The assimilation of millions of Turks in Iran’s contemporary history left them uncertain about their ethnic affiliation. The most important concern of the Turks in Iran is identity-based and cultural. The Turks want to be able to assert their Turkish identity and be able to express its cultural components without sanctions from the state. The Turks want to pursue the natural rights that make up their Turkish identity and to exercise those rights as Turkish citizens of Iran, not Persian subjects. Most importantly, they want to be treated as political equals of the Persians. The Turks want what the Persians have. Nothing more and nothing less.
The assimilation and repressive policies of the Iranian – Persian state created a population that makes up one-third of Iran’s population in an identity chasm. On the one hand, some vague idea of Turkishness persisted, the majority of the Turks did not realize what this identity really was or how it was diferent from a Iranian – Persian identity. Turkishness mostly became limited to Turkish being spoken as a native language in Turkish homes in Azerbaijan. All other aspects of a Turkish individual’s life necessarily developed in the same way as for Persians. If one was to receive an education, it had to be in Persian, making most of the Turks more proficient in the Persian language. Children learning Persian in schools brought the language to their homes and it slowly replaced Turkish as the language of communication. The harsh restrictions on displaying the Turkish identity and culture exacerbated the problem and created a thoroughly assimilated Turkish population that successfully mixed into the Iranian society.
Currently, many Turks are indistinguishable from Persians and a considerable portion does not even speak Turkish, especially if they have migrated – voluntarily or as a result of state policy – to regions outside of Turkish regions and Azerbaijan. Furthermore, many Turks have assumed a stronger attachment to their identity as a Iranian citizen than their ethnic Turkish identity. As a Persian, a Turkish individual had and still has greater opportunities and many choose to live as Persians. Iran’s Supreme Leader Ayatollah Ali Khamenei and opposition leader, Mir Hossein Mousavi, Googoosh a very popular and beloved musician, Ali Daei; retired football player and former national team coach, Dr. Reza Baraheni the writer and Behrooz Vosooghi an actor and a director are just a few notable Turks in Iran who have reached important positions in Iran. These individuals, while aware of their Turkish ethnic affiliation, pursued their lives as Iranian citizens rather than Turkish individuals. The assuming of a Persian identity it is not necessarily a conscious choice to reject their Turkish identity but rather a outcome of the sociological and political conditions in Iran.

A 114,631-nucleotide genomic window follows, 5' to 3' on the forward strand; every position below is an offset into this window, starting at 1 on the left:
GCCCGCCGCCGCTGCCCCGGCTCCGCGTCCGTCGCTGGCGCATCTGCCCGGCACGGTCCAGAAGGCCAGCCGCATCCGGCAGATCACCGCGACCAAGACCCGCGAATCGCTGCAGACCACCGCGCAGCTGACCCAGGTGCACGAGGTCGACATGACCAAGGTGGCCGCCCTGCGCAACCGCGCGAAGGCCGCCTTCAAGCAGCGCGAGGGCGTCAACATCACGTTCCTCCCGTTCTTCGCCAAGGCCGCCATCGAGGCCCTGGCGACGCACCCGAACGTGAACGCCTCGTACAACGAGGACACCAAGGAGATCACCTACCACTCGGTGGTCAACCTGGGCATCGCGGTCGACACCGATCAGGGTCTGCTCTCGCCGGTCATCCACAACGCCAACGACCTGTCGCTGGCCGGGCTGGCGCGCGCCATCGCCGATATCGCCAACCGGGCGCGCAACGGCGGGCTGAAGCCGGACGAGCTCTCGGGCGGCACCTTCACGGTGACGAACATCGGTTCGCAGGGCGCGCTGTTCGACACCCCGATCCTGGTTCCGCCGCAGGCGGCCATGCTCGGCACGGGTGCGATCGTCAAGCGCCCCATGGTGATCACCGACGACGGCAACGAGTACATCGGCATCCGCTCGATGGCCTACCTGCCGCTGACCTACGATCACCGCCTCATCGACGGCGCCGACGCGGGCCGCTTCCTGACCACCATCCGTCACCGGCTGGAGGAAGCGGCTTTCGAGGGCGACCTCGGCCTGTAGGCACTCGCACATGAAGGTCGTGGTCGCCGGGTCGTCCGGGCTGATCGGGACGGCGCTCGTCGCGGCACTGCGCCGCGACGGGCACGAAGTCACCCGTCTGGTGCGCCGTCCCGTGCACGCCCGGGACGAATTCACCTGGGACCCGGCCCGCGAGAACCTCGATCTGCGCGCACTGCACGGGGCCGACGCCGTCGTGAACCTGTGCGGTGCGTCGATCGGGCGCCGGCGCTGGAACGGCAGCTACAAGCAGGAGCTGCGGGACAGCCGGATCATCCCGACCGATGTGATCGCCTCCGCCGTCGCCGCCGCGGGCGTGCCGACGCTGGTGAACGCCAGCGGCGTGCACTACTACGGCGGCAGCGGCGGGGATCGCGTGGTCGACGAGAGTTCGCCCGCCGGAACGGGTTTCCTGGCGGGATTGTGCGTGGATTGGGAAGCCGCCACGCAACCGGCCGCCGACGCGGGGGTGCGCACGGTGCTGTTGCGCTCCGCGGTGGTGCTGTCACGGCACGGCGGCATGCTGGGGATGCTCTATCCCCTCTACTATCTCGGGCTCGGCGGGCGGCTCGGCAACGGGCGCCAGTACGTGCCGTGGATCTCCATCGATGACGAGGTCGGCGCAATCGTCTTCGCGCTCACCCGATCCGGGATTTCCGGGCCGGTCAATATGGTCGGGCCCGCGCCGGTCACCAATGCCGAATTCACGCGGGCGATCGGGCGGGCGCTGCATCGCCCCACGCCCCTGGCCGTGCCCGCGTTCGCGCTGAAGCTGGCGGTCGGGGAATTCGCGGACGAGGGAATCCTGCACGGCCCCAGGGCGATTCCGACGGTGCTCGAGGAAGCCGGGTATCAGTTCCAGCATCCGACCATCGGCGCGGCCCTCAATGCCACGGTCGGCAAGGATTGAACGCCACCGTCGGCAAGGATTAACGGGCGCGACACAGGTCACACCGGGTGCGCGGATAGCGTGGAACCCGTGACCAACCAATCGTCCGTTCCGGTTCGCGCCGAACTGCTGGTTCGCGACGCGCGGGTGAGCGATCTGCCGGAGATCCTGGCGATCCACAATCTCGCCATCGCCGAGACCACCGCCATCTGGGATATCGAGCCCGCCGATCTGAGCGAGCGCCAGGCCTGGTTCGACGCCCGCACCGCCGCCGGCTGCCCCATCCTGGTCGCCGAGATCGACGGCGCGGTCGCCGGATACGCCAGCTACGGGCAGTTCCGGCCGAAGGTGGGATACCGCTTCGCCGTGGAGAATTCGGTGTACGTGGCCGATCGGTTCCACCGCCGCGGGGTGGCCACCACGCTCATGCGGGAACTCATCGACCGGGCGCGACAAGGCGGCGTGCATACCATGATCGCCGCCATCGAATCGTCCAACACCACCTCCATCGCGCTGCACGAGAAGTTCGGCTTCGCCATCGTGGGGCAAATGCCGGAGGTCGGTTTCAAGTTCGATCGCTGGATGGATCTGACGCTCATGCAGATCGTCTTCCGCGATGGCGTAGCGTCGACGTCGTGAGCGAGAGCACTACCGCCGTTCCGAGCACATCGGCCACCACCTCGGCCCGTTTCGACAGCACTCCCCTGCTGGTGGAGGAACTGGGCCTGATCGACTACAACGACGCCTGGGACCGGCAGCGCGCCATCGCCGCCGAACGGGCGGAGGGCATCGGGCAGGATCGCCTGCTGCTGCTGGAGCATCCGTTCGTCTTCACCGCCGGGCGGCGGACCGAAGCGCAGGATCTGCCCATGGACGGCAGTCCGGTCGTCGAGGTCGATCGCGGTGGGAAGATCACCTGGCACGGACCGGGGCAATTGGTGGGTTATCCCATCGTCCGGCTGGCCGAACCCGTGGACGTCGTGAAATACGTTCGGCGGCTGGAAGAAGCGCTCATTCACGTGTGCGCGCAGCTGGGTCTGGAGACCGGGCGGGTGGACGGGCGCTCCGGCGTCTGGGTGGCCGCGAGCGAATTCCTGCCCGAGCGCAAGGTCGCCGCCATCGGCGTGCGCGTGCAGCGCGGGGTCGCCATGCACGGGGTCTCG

The absence of a Turkish identity not only demonstrates the success of the government’s assimilation policies against the Turkish population, but it also ensures that these policies do not create an aggrieved minority that could pose an opposing presence to the Iranian government. Many Turks who fall into this category are viewed by those who support the Azerbaijanis struggle as “Turks who have not accepted their Turkishness.
Among the minority in the Turkish population where the Turkish elements of identity persisted and Persian assimilation policies created a group of disaffected individuals confused yet curious about their identity. Turkish awareness grew as a reaction to these policies and the largest problem affecting the Turks is that of an “identity problem” or more specically a “national identity” problem. According to Turks, the entire Turkish struggle and movement is provoked by the policies of the Iranian state. The ambiguity regarding the Turkish identity in Iran presents the most important issue in the Azerbaijan issue and it is the Turks’ most serious problem. Since the starting of Pahlavi khandan and starting in the 1920s the assimilation politics divided Turkish language and culture.
Eventually, the Turks grew aware of their Turkish identity and the South Azerbaijan National Movement’s role is instrumen- tal in making the Turks recognize their ethnic identity and the effects of Persian policies for that identity. The South Azerbaijani movement achieved this by organizing these previous identity ambiguities under a distinct Turkish identity. As the awakening of Turkish identity was set in motion, the Turks begin to recognize that they were being restricted on their Turkish cultural rights. Displays of Turkish culture, be it in language, music or literature, had long been denied to the Turkish population yet because the Turks felt more strongly as Iranian citizens, these restrictions on Turkish culture and rights had not been perceived as grievances in the mind of the Turks. As the Turkish identity, separately from a Persian one, developed, the Turks began to demand the rights that accompanied this distinct cultural and ethnic identity.
Perhaps the most important contribution of the South Azerbaijan National movement is that it presented a notable challenge to the Iranian government.The Turkish identity could no longer be ignored, leading to a legitimization of the Turkish struggle. Everyone is aware that there are different ethnic groups in Iran and if you don’t recognize these groups, their culture, they will feel put down and this will create a reaction.